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‘Gratifying’: Indigenous leaders reflect on historic election win in Manitoba

Wab Kinew becomes the 1st First Nations premier of a province in Canada
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Manitoba NDP Leader Wab Kinew delivers his victory speech and wishes his mother, Kathi Avery Kinew, a happy birthday, after winning the Manitoba provincial election in Winnipeg, Tuesday, Oct. 3, 2023. THE CANADIAN PRESS/David Lipnowski

Manitobans made history Tuesday night for electing an NDP government led by Wab Kinew, who is to become the first First Nations premier of a province in Canada.

Kinew was raised as a young boy on the Onigaming First Nation in northwestern Ontario, later moving with his family to Winnipeg. His late father was not allowed to vote as a young man under Canadian law at the time.

“To witness this tonight, it’s really gratifying,” Eric Robinson, a former Manitoba NDP cabinet minister and deputy premier, said in an interview.

“I think First Nations people, and Indigenous people in general across Canada, should feel proud of Manitoba. We’ve demonstrated through perseverance, some hard work and participation in the mainstream Canadian politics, that it has paid off in a big way.”

John Norquay was the first Indigenous person to serve as Manitoba’s premier. Norquay, who was Métis, became the province’s fifth premier in 1878.

While other Métis people in Manitoba have served in elected office, the province’s history with First Nations people holding elected office only goes back a few decades.

It wasn’t until the ’50s and ’60s that First Nations people were allowed to vote without conditions in provincial and federal elections.

Cadmus Delorme, a former chief of Cowessess First Nation in southeast Saskatchewan, said in a text message the “ceiling has been lifted” for what Indigenous people can achieve.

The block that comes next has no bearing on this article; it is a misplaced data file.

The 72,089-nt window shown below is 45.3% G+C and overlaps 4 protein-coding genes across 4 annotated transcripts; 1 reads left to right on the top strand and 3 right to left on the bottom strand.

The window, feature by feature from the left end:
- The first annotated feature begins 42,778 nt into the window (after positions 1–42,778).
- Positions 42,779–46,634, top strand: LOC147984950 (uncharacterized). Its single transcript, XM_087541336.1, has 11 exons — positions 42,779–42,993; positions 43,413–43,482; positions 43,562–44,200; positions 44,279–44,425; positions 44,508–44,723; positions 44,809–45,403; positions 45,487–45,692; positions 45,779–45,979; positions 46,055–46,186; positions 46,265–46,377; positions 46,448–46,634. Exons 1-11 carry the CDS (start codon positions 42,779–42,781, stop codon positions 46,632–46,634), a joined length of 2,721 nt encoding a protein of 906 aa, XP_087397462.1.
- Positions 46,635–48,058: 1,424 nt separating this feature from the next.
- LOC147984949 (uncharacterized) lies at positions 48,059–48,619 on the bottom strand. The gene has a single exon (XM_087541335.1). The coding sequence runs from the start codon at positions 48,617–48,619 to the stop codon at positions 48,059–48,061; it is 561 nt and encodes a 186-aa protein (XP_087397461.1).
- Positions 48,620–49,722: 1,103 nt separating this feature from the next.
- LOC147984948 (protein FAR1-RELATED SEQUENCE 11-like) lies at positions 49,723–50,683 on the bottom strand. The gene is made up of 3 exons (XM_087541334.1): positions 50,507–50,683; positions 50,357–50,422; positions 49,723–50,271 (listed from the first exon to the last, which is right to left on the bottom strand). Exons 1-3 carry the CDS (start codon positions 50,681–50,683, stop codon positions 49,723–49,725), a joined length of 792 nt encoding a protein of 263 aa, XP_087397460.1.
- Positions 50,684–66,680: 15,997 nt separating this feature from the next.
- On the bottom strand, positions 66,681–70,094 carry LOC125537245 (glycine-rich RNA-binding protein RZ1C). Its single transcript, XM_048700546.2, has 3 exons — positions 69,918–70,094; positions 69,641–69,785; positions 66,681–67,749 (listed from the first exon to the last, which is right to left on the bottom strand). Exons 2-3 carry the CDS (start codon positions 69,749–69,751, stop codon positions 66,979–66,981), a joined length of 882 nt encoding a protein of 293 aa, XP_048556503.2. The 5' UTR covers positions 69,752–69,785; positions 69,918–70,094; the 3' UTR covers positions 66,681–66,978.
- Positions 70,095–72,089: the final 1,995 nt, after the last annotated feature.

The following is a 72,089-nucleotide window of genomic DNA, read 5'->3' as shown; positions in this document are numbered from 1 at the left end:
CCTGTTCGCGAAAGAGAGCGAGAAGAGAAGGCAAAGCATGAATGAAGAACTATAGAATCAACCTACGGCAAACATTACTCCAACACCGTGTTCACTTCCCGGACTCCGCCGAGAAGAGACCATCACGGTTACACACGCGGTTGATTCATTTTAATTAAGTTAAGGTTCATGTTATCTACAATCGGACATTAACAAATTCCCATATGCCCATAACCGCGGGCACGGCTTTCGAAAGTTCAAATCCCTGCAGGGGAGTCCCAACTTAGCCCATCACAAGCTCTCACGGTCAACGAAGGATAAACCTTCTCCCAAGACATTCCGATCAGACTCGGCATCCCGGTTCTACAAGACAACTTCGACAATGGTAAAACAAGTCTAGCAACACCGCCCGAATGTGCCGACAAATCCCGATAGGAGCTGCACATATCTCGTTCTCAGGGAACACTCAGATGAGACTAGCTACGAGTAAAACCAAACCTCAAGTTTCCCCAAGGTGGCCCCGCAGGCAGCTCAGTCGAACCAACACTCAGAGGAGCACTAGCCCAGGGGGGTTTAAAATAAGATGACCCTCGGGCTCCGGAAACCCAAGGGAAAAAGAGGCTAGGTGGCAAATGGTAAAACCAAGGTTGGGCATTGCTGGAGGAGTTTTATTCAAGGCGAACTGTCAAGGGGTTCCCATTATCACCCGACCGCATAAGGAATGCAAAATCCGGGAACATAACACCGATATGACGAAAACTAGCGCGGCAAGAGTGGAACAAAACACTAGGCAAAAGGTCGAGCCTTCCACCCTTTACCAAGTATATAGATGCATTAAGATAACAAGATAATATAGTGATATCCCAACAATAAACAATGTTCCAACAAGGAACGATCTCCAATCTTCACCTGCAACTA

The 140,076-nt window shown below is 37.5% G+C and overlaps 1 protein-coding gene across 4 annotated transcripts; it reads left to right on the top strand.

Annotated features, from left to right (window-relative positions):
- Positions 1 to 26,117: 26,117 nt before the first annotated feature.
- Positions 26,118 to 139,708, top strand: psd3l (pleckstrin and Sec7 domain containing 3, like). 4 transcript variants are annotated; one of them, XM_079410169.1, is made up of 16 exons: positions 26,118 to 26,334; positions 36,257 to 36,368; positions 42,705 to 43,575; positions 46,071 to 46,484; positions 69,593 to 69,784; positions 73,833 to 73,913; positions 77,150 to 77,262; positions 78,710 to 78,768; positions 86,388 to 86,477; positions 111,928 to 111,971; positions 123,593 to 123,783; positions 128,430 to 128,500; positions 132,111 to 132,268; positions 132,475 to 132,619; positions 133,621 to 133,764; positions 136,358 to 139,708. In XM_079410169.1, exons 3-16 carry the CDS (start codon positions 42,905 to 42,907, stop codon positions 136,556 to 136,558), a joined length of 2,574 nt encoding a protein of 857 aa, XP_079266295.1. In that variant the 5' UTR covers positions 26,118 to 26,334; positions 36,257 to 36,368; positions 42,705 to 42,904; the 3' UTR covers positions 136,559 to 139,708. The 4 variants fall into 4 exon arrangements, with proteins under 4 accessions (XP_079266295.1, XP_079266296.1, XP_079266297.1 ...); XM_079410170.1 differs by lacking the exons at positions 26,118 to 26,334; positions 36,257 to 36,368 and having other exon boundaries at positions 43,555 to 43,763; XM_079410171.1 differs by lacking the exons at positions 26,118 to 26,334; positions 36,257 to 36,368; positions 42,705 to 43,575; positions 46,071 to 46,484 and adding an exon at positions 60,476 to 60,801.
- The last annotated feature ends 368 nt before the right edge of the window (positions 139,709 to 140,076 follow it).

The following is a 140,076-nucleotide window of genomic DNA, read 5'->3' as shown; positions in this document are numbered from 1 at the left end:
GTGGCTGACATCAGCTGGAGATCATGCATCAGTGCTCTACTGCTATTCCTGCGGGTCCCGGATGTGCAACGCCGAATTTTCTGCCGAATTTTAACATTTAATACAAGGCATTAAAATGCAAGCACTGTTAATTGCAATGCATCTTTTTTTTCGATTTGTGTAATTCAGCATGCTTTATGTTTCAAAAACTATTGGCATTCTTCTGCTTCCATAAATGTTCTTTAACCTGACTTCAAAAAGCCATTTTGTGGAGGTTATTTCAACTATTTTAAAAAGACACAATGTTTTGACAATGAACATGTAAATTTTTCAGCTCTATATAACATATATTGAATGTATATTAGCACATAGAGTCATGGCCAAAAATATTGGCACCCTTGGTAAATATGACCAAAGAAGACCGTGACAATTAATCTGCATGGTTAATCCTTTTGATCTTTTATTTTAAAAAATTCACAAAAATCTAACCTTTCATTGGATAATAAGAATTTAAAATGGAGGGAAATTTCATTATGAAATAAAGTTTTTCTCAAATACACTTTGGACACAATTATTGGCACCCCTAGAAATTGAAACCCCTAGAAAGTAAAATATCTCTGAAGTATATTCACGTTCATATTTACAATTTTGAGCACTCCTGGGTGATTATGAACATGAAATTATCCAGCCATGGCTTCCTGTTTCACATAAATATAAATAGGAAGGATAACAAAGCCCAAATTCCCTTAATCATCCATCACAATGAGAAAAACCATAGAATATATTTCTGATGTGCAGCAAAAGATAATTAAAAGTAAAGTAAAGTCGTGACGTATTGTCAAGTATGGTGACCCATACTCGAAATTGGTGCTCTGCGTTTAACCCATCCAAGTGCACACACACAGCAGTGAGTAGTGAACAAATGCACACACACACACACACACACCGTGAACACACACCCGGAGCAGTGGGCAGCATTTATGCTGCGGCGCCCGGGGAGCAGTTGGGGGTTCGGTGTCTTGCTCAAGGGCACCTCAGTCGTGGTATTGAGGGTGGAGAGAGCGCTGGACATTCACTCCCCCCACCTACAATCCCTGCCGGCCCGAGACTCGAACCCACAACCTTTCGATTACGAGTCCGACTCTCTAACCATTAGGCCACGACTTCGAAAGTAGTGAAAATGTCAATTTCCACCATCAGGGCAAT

“In 1960, Indigenous people were able to vote for the first time. (Kinew’s) parents would remember that time,” said Delorme, chair of the Residential School Documents Advisory Committee.

“As Indigenous people, we sometimes have to try twice as hard to succeed in Canada. It’s now time (Kinew) makes it normal for Indigenous people to be successful alongside Canadians.”

Outgoing Manitoba Tory premier Heather Stefanson said during her concession speech that Kinew’s win must be acknowledged.

“Wab, I hope that your win tonight inspires a future generation of Indigenous youth to get involved in our democratic process, not just here in Manitoba, but right across the country,” she said.

Kinew studied economics in university then became a radio host on CBC. He was later hired by the University of Winnipeg as its first director of Indigenous inclusion.

He decided to run for the Manitoba New Democrats in 2016 and was elected in the NDP stronghold of Fort Rouge in Winnipeg.

During his victory speech Tuesday, Kinew said young Indigenous people and those of all backgrounds who are struggling can change their lives for the better.

“But here’s the thing. You have to want it,” he said.

“If you want to leave the party lifestyle behind, it has to be you to make the decision. If you want to join the workforce, get a new career, it has to be you to take the first step. And if you’re dealing with some kind of illness and you want to find healing, it has to be you to decide to move forward.

“I can’t do that for you. A government can’t do that for you.”

But he said the government can help, if someone takes that step.

“Seek your vision. Seek your vision. Dreams come true.”

The Assembly of Manitoba Chiefs said Kinew’s win signifies a huge accomplishment.

“It’s a new chapter for First Nations in this province,” said Grand Chief Cathy Merrick in a statement. “I look forward to collaborating with the premier to address the needs of our member Nations.”

Robinson said he was friends with Kinew’s late father, who passed on the importance of culture and language to Kinew as a boy.

“I have a lot of confidence that Wab will use that as he moves into the future,” he said.

“He is a very good person. I’m really, very proud of what he has done.”

This report by The Canadian Press was first published Oct. 3, 2023.

Jeremy Simes, The Canadian Press





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